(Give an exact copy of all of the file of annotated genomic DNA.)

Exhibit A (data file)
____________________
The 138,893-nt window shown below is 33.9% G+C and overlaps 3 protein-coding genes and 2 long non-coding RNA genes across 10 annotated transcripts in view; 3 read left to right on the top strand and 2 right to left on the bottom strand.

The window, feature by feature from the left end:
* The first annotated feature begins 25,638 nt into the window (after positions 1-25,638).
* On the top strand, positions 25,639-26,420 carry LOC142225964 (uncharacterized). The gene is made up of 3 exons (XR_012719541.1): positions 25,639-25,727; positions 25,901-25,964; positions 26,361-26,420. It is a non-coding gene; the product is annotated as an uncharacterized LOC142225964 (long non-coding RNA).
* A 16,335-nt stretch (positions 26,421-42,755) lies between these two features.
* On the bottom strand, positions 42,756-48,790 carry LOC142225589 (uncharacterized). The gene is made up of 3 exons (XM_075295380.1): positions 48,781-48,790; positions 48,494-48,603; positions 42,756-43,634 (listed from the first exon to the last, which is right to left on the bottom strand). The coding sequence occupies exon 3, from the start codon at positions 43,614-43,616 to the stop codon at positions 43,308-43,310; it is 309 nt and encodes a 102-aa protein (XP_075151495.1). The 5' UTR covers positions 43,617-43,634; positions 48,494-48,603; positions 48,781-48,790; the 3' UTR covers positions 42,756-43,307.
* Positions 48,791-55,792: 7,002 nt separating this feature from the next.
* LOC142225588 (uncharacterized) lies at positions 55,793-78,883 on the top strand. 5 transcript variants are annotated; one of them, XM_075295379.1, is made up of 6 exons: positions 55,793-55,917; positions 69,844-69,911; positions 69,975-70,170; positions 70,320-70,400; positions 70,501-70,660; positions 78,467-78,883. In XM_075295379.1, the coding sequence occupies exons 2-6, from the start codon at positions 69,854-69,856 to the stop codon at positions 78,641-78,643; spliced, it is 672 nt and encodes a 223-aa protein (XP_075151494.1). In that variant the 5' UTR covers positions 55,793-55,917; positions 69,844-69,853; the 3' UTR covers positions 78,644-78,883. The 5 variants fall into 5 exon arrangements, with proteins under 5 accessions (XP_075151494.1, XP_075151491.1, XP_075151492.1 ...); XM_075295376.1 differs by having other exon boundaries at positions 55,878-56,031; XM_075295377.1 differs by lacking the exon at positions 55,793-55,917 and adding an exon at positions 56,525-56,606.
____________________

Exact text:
The 138,893-nt window shown below is 33.9% G+C and overlaps 3 protein-coding genes and 2 long non-coding RNA genes across 10 annotated transcripts in view; 3 read left to right on the top strand and 2 right to left on the bottom strand.

The window, feature by feature from the left end:
* The first annotated feature begins 25,638 nt into the window (after positions 1-25,638).
* On the top strand, positions 25,639-26,420 carry LOC142225964 (uncharacterized). The gene is made up of 3 exons (XR_012719541.1): positions 25,639-25,727; positions 25,901-25,964; positions 26,361-26,420. It is a non-coding gene; the product is annotated as an uncharacterized LOC142225964 (long non-coding RNA).
* A 16,335-nt stretch (positions 26,421-42,755) lies between these two features.
* On the bottom strand, positions 42,756-48,790 carry LOC142225589 (uncharacterized). The gene is made up of 3 exons (XM_075295380.1): positions 48,781-48,790; positions 48,494-48,603; positions 42,756-43,634 (listed from the first exon to the last, which is right to left on the bottom strand). The coding sequence occupies exon 3, from the start codon at positions 43,614-43,616 to the stop codon at positions 43,308-43,310; it is 309 nt and encodes a 102-aa protein (XP_075151495.1). The 5' UTR covers positions 43,617-43,634; positions 48,494-48,603; positions 48,781-48,790; the 3' UTR covers positions 42,756-43,307.
* Positions 48,791-55,792: 7,002 nt separating this feature from the next.
* LOC142225588 (uncharacterized) lies at positions 55,793-78,883 on the top strand. 5 transcript variants are annotated; one of them, XM_075295379.1, is made up of 6 exons: positions 55,793-55,917; positions 69,844-69,911; positions 69,975-70,170; positions 70,320-70,400; positions 70,501-70,660; positions 78,467-78,883. In XM_075295379.1, the coding sequence occupies exons 2-6, from the start codon at positions 69,854-69,856 to the stop codon at positions 78,641-78,643; spliced, it is 672 nt and encodes a 223-aa protein (XP_075151494.1). In that variant the 5' UTR covers positions 55,793-55,917; positions 69,844-69,853; the 3' UTR covers positions 78,644-78,883. The 5 variants fall into 5 exon arrangements, with proteins under 5 accessions (XP_075151494.1, XP_075151491.1, XP_075151492.1 ...); XM_075295376.1 differs by having other exon boundaries at positions 55,878-56,031; XM_075295377.1 differs by lacking the exon at positions 55,793-55,917 and adding an exon at positions 56,525-56,606.